Asthma is a serious, lifelong condition where the number of sufferers seems to be increasing. And because there is no cure, it is vitally important that the causes and treatments are understood, in order to learn to live with this condition well. But to really understand the causes, it is important to distinguish between asthma triggers, and that which creates a susceptibility to those triggers in the first place. This article will go into the common causes of asthma, as well as the two different types of treatment – relievers and preventers. Learning about these treatments and causes of asthma can help provide a sense of control for sufferers, a sense which the condition itself often erodes during the acute stages.
Many people confuse asthma triggers with causes, but there are crucial differences. Triggers are simply the things that precipitate an asthma attack. It could be the cold air, a cold virus, exercise, tobacco smoke, or even laughter. These triggers are the things that cause an asthma attack to occur – but they are not the root cause of asthma. The easiest way to think about the difference is to remember that in the absence of this root cause, the triggers would not lead to breathing difficulties. After all, not everyone has an asthma attack when they encounter cold air. But what then, are these mysterious causes?
Unfortunately, the answer to that question is neither simple, nor fully known. The truth is that there are a number of factors that are believed to be involved in causing asthma, and it is probable that the precise links to it are not the same for everyone. What is well accepted is that there is a genetic predisposition to asthma. However it is important to note that just because asthma runs in families, it does not mean asthmatic parents will necessarily have asthmatic children. It just means that their children may have an increased risk of developing it.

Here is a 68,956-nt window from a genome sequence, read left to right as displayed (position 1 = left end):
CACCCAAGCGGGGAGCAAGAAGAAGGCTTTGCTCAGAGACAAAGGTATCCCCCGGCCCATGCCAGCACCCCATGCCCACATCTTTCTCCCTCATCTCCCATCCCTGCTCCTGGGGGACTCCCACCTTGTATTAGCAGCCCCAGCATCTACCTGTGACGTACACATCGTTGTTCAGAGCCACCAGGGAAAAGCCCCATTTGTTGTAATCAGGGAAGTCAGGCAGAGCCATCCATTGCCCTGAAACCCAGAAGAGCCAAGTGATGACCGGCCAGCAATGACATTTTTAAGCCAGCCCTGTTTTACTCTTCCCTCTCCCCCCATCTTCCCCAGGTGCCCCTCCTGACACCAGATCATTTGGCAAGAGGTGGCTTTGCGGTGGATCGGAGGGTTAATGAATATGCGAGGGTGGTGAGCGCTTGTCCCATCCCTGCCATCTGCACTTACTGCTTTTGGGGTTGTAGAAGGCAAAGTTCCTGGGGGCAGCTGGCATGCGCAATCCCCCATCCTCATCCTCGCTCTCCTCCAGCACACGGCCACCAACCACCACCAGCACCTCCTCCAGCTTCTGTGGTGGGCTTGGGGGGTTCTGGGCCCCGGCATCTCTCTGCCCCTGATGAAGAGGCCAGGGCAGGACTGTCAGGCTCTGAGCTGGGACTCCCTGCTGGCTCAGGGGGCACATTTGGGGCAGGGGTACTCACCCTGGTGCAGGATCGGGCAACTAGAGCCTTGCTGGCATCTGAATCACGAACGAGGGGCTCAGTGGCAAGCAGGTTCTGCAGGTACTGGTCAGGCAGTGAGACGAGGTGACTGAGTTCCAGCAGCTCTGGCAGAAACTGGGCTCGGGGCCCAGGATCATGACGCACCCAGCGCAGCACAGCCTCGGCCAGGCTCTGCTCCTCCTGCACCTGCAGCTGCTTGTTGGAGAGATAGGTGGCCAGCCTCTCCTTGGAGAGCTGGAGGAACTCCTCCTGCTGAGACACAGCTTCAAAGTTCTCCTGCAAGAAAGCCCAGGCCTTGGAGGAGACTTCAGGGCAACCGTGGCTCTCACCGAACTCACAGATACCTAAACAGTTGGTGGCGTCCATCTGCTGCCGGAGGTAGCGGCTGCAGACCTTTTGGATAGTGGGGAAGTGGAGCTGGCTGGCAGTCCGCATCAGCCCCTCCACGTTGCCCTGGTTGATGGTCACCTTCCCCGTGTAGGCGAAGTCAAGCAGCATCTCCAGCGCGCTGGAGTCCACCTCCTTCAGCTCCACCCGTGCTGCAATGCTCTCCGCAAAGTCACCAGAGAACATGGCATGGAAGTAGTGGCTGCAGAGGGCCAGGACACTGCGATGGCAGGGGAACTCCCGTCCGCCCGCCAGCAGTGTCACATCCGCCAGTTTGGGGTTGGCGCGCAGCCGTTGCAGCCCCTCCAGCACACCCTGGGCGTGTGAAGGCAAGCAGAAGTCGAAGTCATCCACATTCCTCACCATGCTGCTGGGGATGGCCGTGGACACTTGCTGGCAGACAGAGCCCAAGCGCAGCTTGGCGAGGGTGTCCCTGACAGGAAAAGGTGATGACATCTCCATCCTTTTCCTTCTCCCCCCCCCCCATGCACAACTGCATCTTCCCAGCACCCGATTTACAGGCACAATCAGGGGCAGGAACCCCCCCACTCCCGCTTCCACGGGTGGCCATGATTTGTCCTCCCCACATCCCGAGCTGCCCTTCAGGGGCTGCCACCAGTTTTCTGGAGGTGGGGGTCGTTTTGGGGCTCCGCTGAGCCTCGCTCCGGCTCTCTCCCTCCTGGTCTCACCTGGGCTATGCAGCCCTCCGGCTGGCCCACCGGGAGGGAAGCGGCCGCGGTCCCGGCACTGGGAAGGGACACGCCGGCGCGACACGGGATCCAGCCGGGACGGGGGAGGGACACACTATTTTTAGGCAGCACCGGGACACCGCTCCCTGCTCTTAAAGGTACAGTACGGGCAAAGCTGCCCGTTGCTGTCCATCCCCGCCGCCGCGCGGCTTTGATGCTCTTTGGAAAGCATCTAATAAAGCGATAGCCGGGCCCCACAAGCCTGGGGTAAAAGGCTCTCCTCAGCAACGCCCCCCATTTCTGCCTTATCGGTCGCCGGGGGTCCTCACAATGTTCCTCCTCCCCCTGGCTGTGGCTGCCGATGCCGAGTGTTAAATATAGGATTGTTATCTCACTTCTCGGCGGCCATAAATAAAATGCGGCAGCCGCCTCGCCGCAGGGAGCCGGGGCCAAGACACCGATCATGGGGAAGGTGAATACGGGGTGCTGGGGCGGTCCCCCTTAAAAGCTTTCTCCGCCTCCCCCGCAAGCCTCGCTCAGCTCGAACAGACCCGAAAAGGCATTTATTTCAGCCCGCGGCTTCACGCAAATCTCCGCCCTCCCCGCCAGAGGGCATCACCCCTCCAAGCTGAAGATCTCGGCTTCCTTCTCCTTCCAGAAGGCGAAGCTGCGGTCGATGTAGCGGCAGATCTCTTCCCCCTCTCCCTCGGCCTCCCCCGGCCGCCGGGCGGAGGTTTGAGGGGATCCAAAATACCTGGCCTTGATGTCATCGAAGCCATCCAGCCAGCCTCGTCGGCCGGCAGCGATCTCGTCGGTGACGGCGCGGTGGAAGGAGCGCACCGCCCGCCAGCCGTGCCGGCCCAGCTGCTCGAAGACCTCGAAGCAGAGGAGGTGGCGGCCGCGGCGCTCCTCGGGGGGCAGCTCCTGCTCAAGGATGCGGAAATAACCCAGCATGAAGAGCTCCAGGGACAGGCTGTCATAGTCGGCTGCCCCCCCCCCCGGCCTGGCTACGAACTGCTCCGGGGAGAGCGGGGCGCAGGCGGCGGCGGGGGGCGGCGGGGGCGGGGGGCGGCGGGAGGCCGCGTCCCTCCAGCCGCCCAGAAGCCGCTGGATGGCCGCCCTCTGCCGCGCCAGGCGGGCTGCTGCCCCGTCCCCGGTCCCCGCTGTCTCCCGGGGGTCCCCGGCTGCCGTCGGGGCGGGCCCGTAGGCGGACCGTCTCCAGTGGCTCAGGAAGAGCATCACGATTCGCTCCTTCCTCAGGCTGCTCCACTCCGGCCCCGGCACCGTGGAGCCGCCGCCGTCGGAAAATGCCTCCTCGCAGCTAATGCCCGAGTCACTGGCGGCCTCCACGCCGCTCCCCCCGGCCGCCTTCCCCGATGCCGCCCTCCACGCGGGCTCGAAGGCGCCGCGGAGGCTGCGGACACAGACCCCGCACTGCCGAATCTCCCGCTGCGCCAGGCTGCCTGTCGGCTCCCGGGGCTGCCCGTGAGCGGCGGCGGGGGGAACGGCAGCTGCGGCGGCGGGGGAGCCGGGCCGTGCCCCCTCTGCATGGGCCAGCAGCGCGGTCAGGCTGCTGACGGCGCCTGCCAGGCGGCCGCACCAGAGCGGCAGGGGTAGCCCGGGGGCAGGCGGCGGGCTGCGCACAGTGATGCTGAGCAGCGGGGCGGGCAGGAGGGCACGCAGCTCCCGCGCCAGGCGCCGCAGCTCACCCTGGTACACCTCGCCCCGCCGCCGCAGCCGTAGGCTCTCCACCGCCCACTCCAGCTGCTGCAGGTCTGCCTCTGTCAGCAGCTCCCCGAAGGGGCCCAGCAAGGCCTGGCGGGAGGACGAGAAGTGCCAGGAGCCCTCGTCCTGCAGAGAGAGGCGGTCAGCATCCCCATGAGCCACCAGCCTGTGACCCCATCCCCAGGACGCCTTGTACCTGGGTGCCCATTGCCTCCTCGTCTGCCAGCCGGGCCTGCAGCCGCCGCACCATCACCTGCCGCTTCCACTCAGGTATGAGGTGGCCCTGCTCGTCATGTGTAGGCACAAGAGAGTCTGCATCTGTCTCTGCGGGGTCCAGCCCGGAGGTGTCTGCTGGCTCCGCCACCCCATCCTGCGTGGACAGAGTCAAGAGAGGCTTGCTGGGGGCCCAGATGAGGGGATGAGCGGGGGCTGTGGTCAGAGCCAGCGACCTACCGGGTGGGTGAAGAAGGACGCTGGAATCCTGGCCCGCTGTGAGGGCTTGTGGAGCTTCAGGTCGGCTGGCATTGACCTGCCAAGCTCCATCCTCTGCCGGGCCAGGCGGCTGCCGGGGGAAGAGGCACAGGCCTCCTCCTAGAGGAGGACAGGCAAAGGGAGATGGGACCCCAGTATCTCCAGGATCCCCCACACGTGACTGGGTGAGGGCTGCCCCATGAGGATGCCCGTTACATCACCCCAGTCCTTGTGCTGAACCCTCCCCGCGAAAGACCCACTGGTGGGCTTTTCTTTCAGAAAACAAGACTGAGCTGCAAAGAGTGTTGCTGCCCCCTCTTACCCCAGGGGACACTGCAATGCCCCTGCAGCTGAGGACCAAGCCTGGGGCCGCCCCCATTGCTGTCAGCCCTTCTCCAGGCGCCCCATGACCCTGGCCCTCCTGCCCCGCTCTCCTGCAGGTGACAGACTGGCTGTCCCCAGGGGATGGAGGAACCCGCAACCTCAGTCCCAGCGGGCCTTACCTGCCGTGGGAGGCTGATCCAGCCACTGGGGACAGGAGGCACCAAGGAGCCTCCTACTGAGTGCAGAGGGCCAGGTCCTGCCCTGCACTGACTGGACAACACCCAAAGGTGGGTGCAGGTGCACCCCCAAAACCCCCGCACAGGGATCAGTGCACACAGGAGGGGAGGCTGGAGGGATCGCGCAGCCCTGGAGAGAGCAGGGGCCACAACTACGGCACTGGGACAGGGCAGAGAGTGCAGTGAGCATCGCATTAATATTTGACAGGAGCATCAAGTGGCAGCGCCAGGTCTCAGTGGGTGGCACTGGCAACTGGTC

Our genes are not the only factor, however. Asthma is strongly associated with allergies, and this is particularly true of children. The environment may also have an indirect effect, in that it may influence whether asthmatic genes are ‘turned on’ to become a problem. People’s immune system may not be as strong in Westernized countries because they avoided infections and illnesses when they were very young – infections that serve to strengthen the immune system in others. These are of course not the only factors involved, but they serve to illustrate the complexity of the question.
Understanding what causes asthma is not enough, however – it needs to be treated. There are two primary avenues of response to asthma – those medicines that work in the short term (called relievers), and those that work over time (the preventers). Generally, only those with chronic asthma need to use preventers. They are taken every day, and generally need a few weeks before their benefits are felt. There are a number of different types of preventers, but steroids are considered the most powerful.
Relievers work quickly, and are taken at the when people notice their symptoms worsening. Bronchodilators, which relax the muscles of the airway, are an example of this type of treatment.
Despite the uncertainty over the exact causes of asthma, some solace can be found in the treatments available. You may need a combination of treatments, and this may change over time. The important thing is to be responsive to your changing symptoms, and talk with your doctor if there’s anything you don’t fully understand. Most sufferers lead rich, full, and active lives; and there are new advances in the treatments and causes of asthma all the time.